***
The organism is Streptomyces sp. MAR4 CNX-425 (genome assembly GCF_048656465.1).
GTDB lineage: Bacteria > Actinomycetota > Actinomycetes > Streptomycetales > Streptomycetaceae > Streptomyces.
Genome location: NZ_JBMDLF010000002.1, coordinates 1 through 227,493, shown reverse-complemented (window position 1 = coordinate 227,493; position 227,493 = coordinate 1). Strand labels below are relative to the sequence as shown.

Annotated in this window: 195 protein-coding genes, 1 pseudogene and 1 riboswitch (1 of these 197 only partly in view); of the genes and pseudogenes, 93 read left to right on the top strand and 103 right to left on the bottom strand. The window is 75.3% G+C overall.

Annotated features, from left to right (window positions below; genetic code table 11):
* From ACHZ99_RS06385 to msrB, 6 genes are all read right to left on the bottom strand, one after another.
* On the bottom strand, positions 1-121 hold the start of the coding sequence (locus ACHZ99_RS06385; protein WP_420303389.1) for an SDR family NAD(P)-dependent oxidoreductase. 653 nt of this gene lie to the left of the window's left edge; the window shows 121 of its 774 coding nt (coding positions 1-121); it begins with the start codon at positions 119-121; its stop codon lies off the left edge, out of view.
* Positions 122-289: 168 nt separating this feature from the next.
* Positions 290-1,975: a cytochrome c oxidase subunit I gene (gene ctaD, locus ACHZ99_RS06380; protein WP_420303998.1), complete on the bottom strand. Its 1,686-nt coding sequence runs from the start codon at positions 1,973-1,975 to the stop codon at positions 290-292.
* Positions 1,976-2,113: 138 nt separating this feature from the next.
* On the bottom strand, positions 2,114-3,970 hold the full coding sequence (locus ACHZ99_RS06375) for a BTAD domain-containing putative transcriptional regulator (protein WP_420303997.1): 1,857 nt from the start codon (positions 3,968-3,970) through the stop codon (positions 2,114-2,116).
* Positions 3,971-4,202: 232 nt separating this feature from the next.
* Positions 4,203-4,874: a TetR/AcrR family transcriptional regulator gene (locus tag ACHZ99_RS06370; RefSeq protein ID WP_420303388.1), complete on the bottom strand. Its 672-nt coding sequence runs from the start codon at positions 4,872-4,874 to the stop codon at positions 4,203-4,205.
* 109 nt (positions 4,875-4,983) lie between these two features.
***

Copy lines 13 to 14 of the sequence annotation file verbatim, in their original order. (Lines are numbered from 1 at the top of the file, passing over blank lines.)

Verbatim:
* Positions 4,203-4,874: a TetR/AcrR family transcriptional regulator gene (locus tag ACHZ99_RS06370; RefSeq protein ID WP_420303388.1), complete on the bottom strand. Its 672-nt coding sequence runs from the start codon at positions 4,872-4,874 to the stop codon at positions 4,203-4,205.
* 109 nt (positions 4,875-4,983) lie between these two features.